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2017 3LT Stingray
Buddy and I are thinking about taking a trip to out west in my Vette. Possibly 4,000+ miles. Normal driving, lots of interstate and no hot-rodding. I know the computer adjusts for varying octane, but is this long of a distance ok ?
 

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I seem to recall that while you can run on the 87 octane, you will find you actually get poorer gas milage. I would recommend you stick with the 91 and seek out Costco along your run. They are typically 20 to 40 cents cheaper per gallon on 91 octane vs a Shell or Texaco. Costco only sells Top Tier gas.
 

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Costco purchases "top tier" gasoline from the closest local refineries based on the best rate they can get. The additives in their fuel is determined by the additives that the select refinery uses in their fuel. I've never run 87. I've also never run anything but Chevron because I'm a fuel snob. Please share your results.
 

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When I picked up my car from the dealer I had full 91 to 93 Octane and a 250+ mile drive home. I put it in Econ, and made it all the way home on 1 tank, 75 to 80 MPH. Using cheap gas leads to expensive injector repair (‘87 Mustang GT), so I only use the good stuff.
 

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I seem to recall that while you can run on the 87 octane, you will find you actually get poorer gas milage. I would recommend you stick with the 91 and seek out Costco along your run. They are typically 20 to 40 cents cheaper per gallon on 91 octane vs a Shell or Texaco. Costco only sells Top Tier gas.
I have no problem mix 91 or 93 with 87 no brainer for me any way
 

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My sense is that 87 octane fuel is only to be used when premium is just not available and then only just far enough to get the car to premium fuel. Technically speaking, the risk of engine damage is real with low octane (87) from detonation. You will hear it as a soft knocking, especially when accelerating or when the engine is under load such as climbing a hill. An entire trip with 87 octane would most certainly cause engine damage. You don’t have to believe me, just read your owner’s manual on this subject, which reads in part:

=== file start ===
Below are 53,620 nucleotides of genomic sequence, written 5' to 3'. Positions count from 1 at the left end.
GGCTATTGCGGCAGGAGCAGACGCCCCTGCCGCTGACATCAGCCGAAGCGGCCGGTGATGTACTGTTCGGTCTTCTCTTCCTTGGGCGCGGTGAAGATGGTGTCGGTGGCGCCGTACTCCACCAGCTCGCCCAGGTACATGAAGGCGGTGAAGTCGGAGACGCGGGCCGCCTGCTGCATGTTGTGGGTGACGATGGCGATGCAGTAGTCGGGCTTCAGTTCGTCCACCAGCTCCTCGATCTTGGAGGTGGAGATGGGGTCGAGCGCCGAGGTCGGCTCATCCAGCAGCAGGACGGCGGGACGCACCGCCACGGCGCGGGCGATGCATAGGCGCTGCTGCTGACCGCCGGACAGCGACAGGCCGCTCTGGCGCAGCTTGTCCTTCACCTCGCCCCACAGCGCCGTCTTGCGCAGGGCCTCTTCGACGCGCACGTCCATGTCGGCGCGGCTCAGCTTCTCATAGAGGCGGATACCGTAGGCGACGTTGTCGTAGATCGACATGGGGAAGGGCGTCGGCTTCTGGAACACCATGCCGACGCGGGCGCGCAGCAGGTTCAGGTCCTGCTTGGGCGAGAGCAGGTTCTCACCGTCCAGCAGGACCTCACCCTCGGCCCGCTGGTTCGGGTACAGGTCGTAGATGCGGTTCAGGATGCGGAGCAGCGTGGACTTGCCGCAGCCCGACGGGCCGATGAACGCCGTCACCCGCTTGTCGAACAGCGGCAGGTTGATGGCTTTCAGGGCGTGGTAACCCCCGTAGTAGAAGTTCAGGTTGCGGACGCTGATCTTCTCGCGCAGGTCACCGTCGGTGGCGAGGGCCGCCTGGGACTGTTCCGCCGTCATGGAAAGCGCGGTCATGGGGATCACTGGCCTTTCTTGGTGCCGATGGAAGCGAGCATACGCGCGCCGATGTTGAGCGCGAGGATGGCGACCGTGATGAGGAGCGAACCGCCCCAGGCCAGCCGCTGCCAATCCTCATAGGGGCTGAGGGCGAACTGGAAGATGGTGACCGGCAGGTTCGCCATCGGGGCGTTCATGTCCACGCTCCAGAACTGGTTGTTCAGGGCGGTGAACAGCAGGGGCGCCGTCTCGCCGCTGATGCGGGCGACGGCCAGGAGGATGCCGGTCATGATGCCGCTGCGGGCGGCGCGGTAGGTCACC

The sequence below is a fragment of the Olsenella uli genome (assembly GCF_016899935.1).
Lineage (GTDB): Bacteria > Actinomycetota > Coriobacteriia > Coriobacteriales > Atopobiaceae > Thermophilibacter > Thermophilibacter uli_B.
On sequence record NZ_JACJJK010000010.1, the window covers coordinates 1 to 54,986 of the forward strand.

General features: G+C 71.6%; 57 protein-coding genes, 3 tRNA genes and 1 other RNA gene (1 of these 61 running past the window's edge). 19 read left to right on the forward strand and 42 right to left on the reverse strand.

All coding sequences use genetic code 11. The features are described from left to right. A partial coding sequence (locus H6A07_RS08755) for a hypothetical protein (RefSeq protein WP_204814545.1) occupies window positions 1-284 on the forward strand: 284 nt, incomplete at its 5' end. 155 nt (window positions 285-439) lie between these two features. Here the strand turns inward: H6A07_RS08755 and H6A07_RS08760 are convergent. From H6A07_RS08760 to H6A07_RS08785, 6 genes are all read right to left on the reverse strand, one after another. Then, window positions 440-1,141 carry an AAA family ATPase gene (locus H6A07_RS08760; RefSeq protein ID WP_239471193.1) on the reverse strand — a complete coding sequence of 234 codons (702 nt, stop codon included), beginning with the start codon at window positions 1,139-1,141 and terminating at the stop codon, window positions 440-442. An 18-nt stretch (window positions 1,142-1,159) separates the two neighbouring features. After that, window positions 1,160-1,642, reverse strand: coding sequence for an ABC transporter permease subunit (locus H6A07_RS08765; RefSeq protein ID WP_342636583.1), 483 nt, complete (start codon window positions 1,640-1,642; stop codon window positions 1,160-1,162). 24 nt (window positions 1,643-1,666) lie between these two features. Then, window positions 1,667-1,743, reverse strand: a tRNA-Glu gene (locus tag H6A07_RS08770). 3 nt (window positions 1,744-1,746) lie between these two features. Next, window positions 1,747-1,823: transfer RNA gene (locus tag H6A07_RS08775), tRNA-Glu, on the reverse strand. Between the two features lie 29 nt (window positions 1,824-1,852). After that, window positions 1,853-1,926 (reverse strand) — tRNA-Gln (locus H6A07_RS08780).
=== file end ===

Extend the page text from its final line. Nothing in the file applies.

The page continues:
“If equipped with the LT1 engine, use premium unleaded gasoline meeting ASTM specification D4814 with a posted octane rating of 91 or higher. Regular unleaded gasoline rated at 87 octane or higher can be used, but acceleration and fuel economy will be reduced, and an audible knocking noise may be heard. If this occurs, use a gasoline rated at 91 octane or higher as soon as possible. Otherwise, the engine could be damaged. If heavy knocking is heard when using gasoline with a 91 octane rating or higher, the engine needs service.”

Have a great trip!
 

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2017 3LT Stingray
Buddy and I are thinking about taking a trip to out west in my Vette. Possibly 4,000+ miles. Normal driving, lots of interstate and no hot-rodding. I know the computer adjusts for varying octane, but is this long of a distance ok ?
A couple years ago I got 33mpg on a 200 mile trip at interstate speeds on regular 87 gasoline in my 2016 2LT. The mpg was done using a pencil & paper. Here in Ohio the county auditors verify that you are getting an accurate volume of gasoline. But they don't check the octane numbers. So when you purchase 93 octane gasoline are you getting 93?? With newer cars most people would never know. Some drivers who know and use the potential performance of their cars may tell the difference in octane.
 

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Even if you only averaged 26.7 mpg over the course of 4000 miles you would use 150 gallons at a dollar per gallon more than 87 octane that’s $150 or one night of a hotel room. When you use a lower octane the knock sensors detect it and retard the timing giving you less performance and more importantly less gas mileage. You don’t hear the knock because the computer is doing everything to eliminate it.
 

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2017 3LT Stingray
Buddy and I are thinking about taking a trip to out west in my Vette. Possibly 4,000+ miles. Normal driving, lots of interstate and no hot-rodding. I know the computer adjusts for varying octane, but is this long of a distance ok ?
There was a change for 2017 and newer C7 and the owners manual states 93 octane is required. It states 87 can be used if nothing else is available. Given that you are driving 4k miles and is we assume 30 MPG you will use 133 gallons of fuel. If the 93 octane costs $.60 more per gallon you would only save $80 bucks on fuel. I would just spend the $80 and remove any doubt. Even splitting the difference and going to 91 which was OK up to 2017 would only cost you about $40 bucks.